• Accounts payable
  • Order processing and billing
  • Accounts receivable and collections management
  • Fixed asset management
  • Treasury and cash management
  • General ledger accounting

Most ERP systems are built and deployed using a relational database management system (RDBMS), which is optimized for high-volume transaction processing.  The data in an ERP system is typically summarized in the general ledger module.

So in addition to handling operational reporting on transactional data, ERP systems also support some basic financial and management reporting.  This includes basic financial statements, such as the balance sheet, income statement, and statement of cash flows.  It also includes management reports, such as actual vs. budget variance reports by cost center and department.

Most ERP systems, however, fall short in supporting the following EPM processes:

  • Consolidating and reporting financial results from multiple ERP/GL systems
  • Iterative collecting, compiling, and managing of financial and operational budgets
  • Orchestrating and managing a rolling forecast process
  • What-if modeling of different financial or operational scenarios (M&As, reorganizations, new product or market entry, long-range planning, cash flow forecasting, etc.)
  • Multidimensional analysis of financial and operating results

So you may be wondering – how do organizations handle these types of requirements if their ERP systems cannot handle them?  The answer:  Many organizations augment their ERP systems with a series of Excel spreadsheets or use EPM applications to support these requirements.

EPM – Optimized for Management Processes

EPM software solutions are complementary to ERP systems and typically replace spreadsheets being used to support specific management processes:

  • Budgeting, planning, and forecasting
  • Financial consolidation and reporting
  • Management reporting & analytics
  • Enterprise modeling

Let’s take a look at how an EPM system handles some of these processes – starting with budgeting, planning, and forecasting.

The planning module within an EPM system is designed to handle the collecting and compiling of budgets and forecast data, with workflow and process support that recognizes the iterative nature of the process.  Budget data entry templates can be created and tuned to the needs of various departments, but line managers cannot typically override business rules and calculations that have been defined by Finance.

And when managers enter their budget data and push enter, the results go directly into a centralized database for compilation.  These capabilities allow organizations to accelerate the budgeting process while improving the accuracy of information. The budget can be “seeded” with prior year actual results from the ERP system, and when the budget is finalized, it can be loaded into the ERP system, if needed.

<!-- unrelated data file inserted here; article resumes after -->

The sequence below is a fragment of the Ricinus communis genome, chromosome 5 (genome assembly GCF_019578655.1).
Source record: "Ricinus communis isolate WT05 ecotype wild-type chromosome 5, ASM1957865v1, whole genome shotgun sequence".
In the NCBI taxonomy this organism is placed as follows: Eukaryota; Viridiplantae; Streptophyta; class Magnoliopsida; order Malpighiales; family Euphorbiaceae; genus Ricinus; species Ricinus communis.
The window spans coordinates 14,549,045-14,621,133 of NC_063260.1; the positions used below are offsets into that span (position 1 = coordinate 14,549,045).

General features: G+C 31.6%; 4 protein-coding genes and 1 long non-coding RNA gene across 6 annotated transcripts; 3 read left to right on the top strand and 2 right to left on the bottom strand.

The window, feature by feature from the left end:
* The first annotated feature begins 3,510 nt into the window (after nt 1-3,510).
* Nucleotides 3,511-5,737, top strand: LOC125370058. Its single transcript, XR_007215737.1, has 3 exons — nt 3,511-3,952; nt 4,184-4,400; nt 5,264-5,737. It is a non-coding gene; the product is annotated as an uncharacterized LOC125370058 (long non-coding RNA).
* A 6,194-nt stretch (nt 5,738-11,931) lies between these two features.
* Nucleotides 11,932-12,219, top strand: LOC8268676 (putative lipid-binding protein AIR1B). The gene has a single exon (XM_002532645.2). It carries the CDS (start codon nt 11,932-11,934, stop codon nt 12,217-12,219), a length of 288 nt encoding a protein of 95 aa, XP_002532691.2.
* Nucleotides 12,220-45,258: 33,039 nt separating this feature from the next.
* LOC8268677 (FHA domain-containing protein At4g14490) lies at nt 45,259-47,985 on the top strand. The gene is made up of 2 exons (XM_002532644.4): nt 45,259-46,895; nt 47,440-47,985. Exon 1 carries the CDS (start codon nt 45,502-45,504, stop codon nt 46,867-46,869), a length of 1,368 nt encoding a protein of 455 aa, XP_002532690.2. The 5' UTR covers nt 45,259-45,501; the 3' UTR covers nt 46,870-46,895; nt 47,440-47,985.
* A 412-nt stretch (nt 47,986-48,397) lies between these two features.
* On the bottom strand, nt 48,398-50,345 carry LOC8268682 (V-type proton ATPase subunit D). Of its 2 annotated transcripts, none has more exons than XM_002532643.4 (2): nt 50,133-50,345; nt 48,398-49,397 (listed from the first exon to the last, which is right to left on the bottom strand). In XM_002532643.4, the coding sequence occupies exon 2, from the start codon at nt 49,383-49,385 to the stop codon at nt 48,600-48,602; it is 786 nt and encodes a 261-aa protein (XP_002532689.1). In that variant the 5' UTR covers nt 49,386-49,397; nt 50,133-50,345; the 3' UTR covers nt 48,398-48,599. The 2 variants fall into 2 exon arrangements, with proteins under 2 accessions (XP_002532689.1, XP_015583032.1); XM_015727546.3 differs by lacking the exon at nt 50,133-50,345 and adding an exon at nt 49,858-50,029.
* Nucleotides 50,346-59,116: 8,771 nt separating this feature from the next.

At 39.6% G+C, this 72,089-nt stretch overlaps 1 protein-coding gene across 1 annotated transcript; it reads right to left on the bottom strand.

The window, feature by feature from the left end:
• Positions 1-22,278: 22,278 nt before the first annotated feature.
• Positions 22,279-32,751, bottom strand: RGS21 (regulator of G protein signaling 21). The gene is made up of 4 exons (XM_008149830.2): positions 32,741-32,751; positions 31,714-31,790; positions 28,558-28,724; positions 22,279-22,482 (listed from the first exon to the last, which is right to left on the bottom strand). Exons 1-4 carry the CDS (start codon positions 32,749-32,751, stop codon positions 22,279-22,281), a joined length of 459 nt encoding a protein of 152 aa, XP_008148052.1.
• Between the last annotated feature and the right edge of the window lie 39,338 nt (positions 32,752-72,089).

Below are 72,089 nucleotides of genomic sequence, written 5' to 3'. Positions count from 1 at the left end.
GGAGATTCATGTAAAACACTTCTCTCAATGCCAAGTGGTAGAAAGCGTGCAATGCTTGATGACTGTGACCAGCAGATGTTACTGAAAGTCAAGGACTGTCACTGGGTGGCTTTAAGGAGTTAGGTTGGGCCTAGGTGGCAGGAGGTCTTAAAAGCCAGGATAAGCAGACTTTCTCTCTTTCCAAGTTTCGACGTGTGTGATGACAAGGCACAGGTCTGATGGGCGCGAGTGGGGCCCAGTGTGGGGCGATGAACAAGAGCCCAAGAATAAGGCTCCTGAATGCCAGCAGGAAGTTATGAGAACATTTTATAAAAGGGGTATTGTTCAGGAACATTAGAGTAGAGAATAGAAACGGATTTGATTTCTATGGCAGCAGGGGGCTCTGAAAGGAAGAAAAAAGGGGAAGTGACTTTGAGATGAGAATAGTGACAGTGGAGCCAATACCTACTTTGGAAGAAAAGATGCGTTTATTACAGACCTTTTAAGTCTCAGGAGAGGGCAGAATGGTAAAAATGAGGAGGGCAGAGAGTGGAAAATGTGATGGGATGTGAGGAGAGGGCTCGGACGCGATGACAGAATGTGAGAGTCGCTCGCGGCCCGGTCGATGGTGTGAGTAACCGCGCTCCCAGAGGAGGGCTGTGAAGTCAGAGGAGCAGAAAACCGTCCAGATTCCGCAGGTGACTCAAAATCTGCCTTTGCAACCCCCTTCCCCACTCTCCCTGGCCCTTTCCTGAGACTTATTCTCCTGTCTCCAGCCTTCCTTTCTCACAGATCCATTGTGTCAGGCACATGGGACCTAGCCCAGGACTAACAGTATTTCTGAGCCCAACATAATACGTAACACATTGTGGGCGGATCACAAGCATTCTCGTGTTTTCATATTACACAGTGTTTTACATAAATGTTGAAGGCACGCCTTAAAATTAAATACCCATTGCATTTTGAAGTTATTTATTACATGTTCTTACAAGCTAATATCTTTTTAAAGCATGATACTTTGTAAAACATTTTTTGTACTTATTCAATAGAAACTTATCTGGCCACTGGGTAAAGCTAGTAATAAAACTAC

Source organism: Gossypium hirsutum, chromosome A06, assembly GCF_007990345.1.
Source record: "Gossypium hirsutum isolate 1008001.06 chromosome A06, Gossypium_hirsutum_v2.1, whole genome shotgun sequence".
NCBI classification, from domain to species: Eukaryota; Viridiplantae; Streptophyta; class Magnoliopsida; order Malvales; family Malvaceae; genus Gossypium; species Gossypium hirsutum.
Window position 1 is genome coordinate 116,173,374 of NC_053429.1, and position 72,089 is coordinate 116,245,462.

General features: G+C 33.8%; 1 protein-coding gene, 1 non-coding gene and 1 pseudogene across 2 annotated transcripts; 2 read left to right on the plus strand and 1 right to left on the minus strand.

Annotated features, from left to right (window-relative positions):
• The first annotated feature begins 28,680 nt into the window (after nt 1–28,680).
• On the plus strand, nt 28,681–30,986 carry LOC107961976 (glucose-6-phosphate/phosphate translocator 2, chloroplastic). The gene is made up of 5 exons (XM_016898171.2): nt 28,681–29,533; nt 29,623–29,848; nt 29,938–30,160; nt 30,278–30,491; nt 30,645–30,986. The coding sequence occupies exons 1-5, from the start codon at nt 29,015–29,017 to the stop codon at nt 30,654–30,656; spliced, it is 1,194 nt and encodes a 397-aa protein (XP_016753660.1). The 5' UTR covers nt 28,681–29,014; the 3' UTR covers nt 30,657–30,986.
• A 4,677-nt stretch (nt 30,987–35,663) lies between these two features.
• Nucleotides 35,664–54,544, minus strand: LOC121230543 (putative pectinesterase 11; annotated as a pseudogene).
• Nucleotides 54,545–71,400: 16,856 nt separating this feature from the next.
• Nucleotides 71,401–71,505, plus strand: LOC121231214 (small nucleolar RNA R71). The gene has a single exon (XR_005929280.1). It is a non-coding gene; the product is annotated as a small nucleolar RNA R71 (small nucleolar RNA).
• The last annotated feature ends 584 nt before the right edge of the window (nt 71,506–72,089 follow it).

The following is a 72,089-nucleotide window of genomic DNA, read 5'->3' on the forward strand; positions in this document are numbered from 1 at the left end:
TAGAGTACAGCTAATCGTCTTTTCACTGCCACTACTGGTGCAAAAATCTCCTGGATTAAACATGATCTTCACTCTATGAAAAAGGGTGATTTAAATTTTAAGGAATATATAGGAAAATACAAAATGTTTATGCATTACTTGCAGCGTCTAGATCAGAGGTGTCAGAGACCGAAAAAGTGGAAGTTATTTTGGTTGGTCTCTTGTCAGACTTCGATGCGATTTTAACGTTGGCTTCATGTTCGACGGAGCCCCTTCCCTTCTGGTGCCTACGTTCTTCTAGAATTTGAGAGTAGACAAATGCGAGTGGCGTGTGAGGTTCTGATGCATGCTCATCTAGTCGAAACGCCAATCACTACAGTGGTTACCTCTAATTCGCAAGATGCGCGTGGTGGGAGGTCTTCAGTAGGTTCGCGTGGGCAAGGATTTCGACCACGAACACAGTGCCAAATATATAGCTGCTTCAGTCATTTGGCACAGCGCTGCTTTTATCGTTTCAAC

accounting_books.jpg

When it comes to financial consolidation and reporting, the consolidation modules of most EPM systems are designed to collect and consolidate financial results from single or multiple GLs, and other data sources.  These systems provide built-in support for complexities such as currency translation, intercompany eliminations, and reporting under multiple accounting guidelines, such as US GAAP or IFRS.  Plus, EPM systems provide flexible reporting tools that allow Finance users to easily create and produce a wide variety of financial and management reports, with no IT support.  This allows organizations to automate and accelerate the period-end close and reporting process, and free up more Finance time for analysis.

And when it comes to supporting “what-if” analysis, the modeling modules in most EPM systems are designed to support integrated, multi-dimensional models that allow organizations to understand the financial impact of operational decisions, pulling data from other EPM modules, or from ERP and other transactional systems.

EPM and ERP – Better Working Together

Once you understand the differences between ERP and EPM systems, the question might be, which do you deploy first?  This reminds me of the chicken or the egg question – but this one is easier to answer. In most organizations, the accounting/ERP system comes first.  Unless you plan on paying bills and keeping the books manually, your company cannot operate without some type of automated accounting system to run payroll, process invoices, make payments, bill clients, track collections, and produce periodic financial statements.

Spreadsheets can suffice, in the early stages, as a means of creating budgets or forecasts, and doing some basic reporting and analysis.  But as companies grow in size and complexity, the manual approach to budgeting, planning, forecasting, and reporting using Excel and email becomes cumbersome.  The need for an EPM solution will emerge.

The good news here is that EPM systems can often leverage Excel as a front-end, and are designed to integrate with and collect data from multiple sources – ERP, GL, HR, Sales, Marketing, etc.  In some cases, the vendor may even provide certified connectors that provide direct integration with specific systems, which speeds up the integration process and reduces the cost of integration.

And the nice thing about most EPM systems is that, since they’re agnostic to the underlying transaction systems, you can upgrade or replace your underlying ERP/GL system without disrupting your management processes – i.e., planning and reporting – during the transition period.  So organizations looking to upgrade these systems, and don’t already have an EPM system in place, may want to implement an EPM system before doing the ERP upgrade in order to reduce the disruption.  So in this case, the chicken does come before the egg!

Customer Examples

Planful has worked with over 600 companies to help them replace spreadsheets or legacy applications being used for planning, consolidation, reporting, analysis, and modeling – with a cloud-based EPM solution that works seamlessly with their ERP systems.  And whether the ERP system is deployed on-premises or in the cloud, Planful can be deployed quickly – typically in a matter of weeks or months.

These customers are able to:

  • Reduce planning and forecasting cycles by up to 50%
  • Shorten the days to close by up to 75%
  • Accelerate financial and management reporting by up to 80%
  • Deliver insights that reduce costs and improve business focus
  • Do all of the above at a lower TCO than on-premises and other cloud vendors

To learn more, download our free white paper titled “Best Practices:  ERP and Enterprise Performance Management.”